441 Hot Spot in Ceramics and Its Various Applications

Friday, November 6, 2009: 2:20 PM
Pancho Villa (Camino Real Hotel)
Tomoichiro Okamoto , Department of Electrical Engineering, Nagaoka University of Technology, Niigata, Japan
Masasuke Takata , Department of Electrical Engineering, Nagaoka University of Technology, Niigata, Japan
The present authors observed the phenomenon that a local area of a LnBa2Cu3O7-δ (Ln: rare-earth element) ceramic rod glowed orange once a voltage exceeding a certain value was applied at room temperature. The visible glowing area was named a hot spot. The hot spot moved to the negative electrode with the velocity of a few mm/min. The direction of movement was reversed by switching the polarity.

The rod with the hot spot showed various functions. The current through the rod decreased abruptly when the hot spot appeared, and remained constant with increasing voltage. The rod with the hot spot could be used as a constant-current generator without any active component. The current after the appearance of the hot spot depended on the oxygen partial pressure in ambient atmosphere, which acted as an oxygen sensor without the need for any heating system. The current was also sensitive to the gas flow around the rod, and the rod could be used as a high sensitive gas flow sensor. Under low oxygen partial pressure, the current vibrated in the form of damped sinusoidal oscillation, and the rod could be used as a new type of sine wave oscillator.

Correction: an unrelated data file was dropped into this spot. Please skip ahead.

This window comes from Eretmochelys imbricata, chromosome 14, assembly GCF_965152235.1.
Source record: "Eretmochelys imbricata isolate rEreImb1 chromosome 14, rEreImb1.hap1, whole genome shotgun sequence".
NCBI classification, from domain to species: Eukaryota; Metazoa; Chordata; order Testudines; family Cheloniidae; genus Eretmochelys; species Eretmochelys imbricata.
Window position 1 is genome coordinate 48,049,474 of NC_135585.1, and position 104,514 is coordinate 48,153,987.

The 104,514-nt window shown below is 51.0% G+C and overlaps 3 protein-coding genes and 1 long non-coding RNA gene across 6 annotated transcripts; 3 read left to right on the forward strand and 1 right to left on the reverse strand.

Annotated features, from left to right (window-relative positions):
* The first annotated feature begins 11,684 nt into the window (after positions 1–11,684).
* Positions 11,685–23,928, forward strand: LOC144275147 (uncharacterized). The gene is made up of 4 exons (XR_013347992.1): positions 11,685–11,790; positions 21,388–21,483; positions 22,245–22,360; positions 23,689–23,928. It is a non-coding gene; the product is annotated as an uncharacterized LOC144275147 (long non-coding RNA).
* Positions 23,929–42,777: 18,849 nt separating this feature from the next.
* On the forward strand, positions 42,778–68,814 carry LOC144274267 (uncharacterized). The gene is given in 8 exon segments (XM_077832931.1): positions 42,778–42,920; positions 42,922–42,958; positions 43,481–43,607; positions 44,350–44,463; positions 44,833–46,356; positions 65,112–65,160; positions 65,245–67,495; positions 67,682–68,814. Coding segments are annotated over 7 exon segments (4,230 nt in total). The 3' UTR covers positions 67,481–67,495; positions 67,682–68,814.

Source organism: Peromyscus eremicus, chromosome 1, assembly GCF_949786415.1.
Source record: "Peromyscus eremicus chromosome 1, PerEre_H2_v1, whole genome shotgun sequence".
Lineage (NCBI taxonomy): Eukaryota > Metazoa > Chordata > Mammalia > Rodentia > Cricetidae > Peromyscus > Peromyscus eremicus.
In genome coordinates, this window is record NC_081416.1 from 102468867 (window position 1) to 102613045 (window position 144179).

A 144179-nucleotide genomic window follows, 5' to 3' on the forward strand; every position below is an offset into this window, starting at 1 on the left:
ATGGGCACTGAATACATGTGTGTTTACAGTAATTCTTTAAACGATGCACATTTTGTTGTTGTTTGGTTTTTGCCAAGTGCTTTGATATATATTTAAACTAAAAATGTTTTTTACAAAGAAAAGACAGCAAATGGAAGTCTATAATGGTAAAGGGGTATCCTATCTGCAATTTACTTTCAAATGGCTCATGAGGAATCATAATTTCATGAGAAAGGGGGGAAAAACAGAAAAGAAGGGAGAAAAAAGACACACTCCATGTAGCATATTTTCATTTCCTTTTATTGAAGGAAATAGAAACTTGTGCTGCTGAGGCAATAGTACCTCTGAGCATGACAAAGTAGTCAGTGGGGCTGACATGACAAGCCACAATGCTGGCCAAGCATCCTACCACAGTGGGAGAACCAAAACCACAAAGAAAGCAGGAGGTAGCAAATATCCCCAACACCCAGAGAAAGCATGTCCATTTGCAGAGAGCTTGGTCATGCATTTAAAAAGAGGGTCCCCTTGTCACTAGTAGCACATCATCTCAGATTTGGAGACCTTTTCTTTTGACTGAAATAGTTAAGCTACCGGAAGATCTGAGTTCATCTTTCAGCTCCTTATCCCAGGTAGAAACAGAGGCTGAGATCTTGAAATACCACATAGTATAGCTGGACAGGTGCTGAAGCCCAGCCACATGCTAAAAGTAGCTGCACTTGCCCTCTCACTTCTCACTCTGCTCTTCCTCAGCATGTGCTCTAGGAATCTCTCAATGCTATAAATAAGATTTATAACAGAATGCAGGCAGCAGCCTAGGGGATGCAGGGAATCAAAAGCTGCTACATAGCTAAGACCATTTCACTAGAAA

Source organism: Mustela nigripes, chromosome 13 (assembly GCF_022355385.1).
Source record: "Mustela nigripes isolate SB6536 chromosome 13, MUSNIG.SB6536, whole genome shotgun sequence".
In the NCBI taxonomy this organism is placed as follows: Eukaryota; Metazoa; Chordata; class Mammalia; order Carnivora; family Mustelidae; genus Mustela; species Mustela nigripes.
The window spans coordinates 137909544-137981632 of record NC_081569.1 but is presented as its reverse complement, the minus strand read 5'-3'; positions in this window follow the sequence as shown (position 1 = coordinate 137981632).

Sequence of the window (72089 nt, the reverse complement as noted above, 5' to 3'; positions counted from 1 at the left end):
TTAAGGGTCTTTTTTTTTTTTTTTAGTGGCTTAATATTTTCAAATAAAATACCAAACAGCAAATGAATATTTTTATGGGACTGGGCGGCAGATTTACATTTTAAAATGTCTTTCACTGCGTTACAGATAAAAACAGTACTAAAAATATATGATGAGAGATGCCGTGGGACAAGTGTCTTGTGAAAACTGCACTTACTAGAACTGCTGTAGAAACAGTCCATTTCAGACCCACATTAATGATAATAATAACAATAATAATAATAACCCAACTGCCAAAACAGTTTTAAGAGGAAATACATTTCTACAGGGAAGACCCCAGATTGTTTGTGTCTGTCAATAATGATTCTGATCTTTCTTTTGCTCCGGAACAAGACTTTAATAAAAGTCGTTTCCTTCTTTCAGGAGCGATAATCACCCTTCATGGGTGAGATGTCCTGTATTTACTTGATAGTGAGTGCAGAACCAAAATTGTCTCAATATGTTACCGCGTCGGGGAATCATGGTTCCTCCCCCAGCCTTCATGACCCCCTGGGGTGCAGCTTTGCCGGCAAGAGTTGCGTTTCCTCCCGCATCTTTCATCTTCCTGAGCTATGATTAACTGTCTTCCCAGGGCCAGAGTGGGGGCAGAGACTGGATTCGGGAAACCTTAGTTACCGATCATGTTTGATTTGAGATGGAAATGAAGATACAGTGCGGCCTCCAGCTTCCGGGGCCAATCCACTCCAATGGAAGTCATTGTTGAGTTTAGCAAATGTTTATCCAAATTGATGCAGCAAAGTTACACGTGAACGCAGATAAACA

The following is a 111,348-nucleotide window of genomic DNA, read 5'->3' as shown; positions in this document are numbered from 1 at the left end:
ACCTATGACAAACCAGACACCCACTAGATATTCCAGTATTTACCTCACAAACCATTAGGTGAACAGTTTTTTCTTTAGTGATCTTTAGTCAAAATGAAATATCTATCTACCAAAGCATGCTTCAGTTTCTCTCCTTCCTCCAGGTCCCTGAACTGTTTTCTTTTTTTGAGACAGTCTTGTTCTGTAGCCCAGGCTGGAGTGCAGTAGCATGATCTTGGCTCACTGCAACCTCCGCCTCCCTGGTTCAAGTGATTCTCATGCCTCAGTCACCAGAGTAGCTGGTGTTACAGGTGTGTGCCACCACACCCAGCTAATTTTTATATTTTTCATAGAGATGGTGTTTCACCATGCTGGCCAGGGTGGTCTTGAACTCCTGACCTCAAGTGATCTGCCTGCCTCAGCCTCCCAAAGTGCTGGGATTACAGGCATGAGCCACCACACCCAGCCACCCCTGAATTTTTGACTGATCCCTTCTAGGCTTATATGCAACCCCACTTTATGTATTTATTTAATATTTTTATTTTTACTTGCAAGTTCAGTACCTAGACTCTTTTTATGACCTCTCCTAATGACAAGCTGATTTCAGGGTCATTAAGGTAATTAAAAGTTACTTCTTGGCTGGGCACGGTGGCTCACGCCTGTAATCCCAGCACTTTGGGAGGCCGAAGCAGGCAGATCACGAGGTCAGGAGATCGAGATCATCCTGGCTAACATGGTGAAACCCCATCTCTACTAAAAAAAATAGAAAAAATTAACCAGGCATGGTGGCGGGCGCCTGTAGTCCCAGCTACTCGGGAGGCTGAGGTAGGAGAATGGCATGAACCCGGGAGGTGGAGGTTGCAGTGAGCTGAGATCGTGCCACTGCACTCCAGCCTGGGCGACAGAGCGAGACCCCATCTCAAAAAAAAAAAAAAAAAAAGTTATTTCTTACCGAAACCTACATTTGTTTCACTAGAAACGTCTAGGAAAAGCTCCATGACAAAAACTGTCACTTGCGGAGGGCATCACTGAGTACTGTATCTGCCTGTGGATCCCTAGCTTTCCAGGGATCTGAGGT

The mechanisms of appearance and migration of the hot spot, and various applications created by the hot spot are discussed.